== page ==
Mark Twain is frequently treated as a precursor to the New Journalists who rose to prominence in midcentury America, writers like Joan Didion, Norman Mailer, Hunter S. Thompson, and Tom Wolfe, who died yesterday. Like many of them, Twain began his career as a conventional reporter (insofar as there was any such convention in the 1860s) and developed a habit of inserting himself into his stories, so much so that his carefully constructed persona – cynical, self-assured, and, at times, comically inept – became as integral to his accounts as the places, persons, and events he was assigned to cover.
Wolfe, who coined the term New Journalism and is generally treated as one of the genre’s foremost innovators, began wearing white three-piece suits when he joined the New York Herald Tribune in 1962, a practice he would continue for the rest of his life. He claimed it was not an intentional homage to Twain, that they simply shared a fondness for a particular brand of southern elegance, but Wolfe clearly recognized that he was inviting comparisons with Twain, and this did not bother him.
Wolfe was hardly alone amongst the New Journalists in making frequent and loaded references to Twain’s life and work. They all shared Twain’s tendency to blur the line between journalistic liberty and outright fabulism. But Wolfe, perhaps because he spent so many years living in Twain’s aesthetic shadow, was particularly prone to inventing anecdotes about his idol.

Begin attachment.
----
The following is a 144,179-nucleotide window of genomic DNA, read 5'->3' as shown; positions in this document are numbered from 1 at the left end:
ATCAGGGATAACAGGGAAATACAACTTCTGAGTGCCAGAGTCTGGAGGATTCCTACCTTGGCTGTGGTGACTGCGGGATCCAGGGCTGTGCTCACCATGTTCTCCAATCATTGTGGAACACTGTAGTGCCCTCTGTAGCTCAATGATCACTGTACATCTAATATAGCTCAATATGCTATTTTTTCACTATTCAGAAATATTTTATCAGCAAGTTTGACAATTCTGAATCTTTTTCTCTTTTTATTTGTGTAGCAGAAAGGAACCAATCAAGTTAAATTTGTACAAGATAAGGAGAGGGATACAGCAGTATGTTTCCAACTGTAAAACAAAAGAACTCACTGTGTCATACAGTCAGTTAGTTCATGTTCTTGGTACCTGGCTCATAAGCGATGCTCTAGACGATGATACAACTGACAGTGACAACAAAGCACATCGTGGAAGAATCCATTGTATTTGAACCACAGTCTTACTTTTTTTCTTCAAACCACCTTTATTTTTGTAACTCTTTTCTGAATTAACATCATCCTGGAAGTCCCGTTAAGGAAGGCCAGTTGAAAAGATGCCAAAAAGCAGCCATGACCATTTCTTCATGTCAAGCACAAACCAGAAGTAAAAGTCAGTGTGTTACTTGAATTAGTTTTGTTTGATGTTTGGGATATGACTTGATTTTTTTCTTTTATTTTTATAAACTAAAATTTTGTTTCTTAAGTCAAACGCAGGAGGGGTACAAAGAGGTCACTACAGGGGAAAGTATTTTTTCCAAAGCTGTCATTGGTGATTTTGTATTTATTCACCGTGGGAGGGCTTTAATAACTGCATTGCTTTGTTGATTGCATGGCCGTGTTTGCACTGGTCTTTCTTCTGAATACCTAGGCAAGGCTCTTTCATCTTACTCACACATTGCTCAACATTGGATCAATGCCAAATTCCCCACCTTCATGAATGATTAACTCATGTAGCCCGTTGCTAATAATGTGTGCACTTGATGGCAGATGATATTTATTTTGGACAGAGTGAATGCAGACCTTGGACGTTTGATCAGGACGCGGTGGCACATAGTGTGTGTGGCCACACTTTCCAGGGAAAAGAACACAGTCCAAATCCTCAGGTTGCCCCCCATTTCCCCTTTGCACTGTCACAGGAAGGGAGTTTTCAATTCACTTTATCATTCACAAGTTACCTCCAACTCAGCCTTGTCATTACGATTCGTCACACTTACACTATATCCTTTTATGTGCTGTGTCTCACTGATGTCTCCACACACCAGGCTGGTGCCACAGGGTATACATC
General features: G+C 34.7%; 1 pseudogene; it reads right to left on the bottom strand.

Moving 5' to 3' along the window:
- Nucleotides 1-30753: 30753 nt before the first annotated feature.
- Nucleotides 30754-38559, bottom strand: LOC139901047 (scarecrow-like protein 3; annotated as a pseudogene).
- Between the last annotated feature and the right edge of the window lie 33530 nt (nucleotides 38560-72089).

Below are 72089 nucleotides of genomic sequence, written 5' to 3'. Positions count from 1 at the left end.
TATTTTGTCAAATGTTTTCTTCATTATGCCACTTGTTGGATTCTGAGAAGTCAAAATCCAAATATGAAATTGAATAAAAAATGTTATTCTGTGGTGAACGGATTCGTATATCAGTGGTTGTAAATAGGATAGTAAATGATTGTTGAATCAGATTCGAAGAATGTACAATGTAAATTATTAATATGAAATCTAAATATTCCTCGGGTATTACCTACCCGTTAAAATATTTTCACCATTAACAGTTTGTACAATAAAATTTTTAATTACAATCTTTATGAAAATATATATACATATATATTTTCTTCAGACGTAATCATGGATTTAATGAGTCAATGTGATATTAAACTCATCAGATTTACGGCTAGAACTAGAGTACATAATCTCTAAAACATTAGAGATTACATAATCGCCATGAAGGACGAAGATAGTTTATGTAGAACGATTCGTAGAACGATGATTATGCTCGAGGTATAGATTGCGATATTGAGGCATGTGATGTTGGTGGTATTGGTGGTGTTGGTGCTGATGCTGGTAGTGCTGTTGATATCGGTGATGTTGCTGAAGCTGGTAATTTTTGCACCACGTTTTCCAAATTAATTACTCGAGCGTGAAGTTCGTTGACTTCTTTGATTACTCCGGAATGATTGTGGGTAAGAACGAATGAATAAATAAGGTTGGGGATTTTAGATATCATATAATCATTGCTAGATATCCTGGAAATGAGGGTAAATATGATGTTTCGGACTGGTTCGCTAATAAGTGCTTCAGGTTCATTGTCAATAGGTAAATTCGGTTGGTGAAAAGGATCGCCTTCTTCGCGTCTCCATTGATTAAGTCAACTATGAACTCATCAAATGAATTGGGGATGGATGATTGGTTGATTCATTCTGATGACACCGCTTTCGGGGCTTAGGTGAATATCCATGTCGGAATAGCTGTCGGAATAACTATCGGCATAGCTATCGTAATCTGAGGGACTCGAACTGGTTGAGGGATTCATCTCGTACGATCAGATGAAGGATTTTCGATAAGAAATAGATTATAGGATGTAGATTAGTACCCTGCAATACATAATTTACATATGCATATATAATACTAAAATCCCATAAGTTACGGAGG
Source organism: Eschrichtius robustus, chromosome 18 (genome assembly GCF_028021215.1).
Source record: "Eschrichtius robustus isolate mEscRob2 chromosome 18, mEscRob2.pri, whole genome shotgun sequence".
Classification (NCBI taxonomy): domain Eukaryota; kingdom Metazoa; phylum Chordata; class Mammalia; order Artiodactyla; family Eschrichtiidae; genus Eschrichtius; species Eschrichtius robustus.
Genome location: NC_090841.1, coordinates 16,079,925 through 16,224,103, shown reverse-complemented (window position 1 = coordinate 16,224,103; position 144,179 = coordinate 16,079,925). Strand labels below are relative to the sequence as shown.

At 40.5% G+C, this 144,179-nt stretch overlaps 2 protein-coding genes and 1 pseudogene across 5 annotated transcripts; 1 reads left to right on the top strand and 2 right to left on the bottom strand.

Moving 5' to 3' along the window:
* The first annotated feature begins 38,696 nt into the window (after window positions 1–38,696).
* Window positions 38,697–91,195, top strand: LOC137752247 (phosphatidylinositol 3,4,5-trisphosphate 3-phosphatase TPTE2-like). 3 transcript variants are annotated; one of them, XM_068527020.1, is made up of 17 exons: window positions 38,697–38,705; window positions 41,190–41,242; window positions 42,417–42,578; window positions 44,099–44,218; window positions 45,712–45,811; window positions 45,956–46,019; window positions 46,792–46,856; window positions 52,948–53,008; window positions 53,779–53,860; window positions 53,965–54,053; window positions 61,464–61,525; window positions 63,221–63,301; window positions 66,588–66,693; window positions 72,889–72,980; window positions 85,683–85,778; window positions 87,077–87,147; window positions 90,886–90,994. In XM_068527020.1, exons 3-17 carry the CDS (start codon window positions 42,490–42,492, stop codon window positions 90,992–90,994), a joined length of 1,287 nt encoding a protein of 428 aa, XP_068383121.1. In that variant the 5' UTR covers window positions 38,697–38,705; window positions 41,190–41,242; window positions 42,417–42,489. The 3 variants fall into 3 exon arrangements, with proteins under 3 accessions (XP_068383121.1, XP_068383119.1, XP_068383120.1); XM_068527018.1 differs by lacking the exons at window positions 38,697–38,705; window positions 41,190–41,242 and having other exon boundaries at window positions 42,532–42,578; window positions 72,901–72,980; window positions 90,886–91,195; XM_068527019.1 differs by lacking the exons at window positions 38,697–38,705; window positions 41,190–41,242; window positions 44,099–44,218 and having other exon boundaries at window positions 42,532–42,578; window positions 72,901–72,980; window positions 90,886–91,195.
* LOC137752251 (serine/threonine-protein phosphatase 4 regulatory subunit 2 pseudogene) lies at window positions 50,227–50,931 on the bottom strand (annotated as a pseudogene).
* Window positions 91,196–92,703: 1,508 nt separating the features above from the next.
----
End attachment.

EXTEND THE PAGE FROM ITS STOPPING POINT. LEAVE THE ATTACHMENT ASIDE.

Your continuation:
At a lecture sponsored by the Mark Twain House & Museum in Hartford in 2003, he repeatedly refers to Twain’s “holy trinity” of “God, money, and the spirit of money, which is known as stocks.” Wolfe was perhaps merely misremembering the deeply satirical lines from Twain’s “Revised Catechism” – “Money is God. Gold and greenbacks and stock – father, son, and the ghost of the same – three persons in one: these are the true and only God, might and supreme” – which he proclaims should be spoken in honor of the prophet, Boss Tweed, and a series of Gilded Age capitalist saints, including Jim Fisk, Jay Gould, and Cornelius Vanderbilt.
Wolfe can perhaps be forgiven for treating Twain’s celebration of “the holy spirit of golden money” (something else Twain never said) as sincere, given that it supports his larger theme of admiration for Twain’s ambitiousness and his commitment to what Wolfe calls “the Aristophanic oath”: “First, entertain.” To entertain, Wolfe defines as “to make a person pass the time pleasantly with no physical effort whatsoever.” He implores the audience to look up this definition in Webster’s Dictionary. (I have consulted over a dozen editions and found no such phrase.)
Wolfe goes on to quote Twain as having said, “There is nothing that assures your spiritual standing more securely than the sanctified odor of cash.” While one can certainly imagine circumstances in which Twain might have expressed such a sentiment, the admirable phrase – “the sanctified odor of cash” – not only appears nowhere in Twain’s sizable corpus, but, so far as I can tell, has never appeared anywhere in print. It is a small tragedy that by misattributing these words to Twain, Wolfe was prevented from publishing them himself.
Wolfe returns repeatedly to the theme of Twain’s self-conscious celebrity, another obvious resonance with New Journalism. He resuscitated this anecdote for the New York Times seven years later: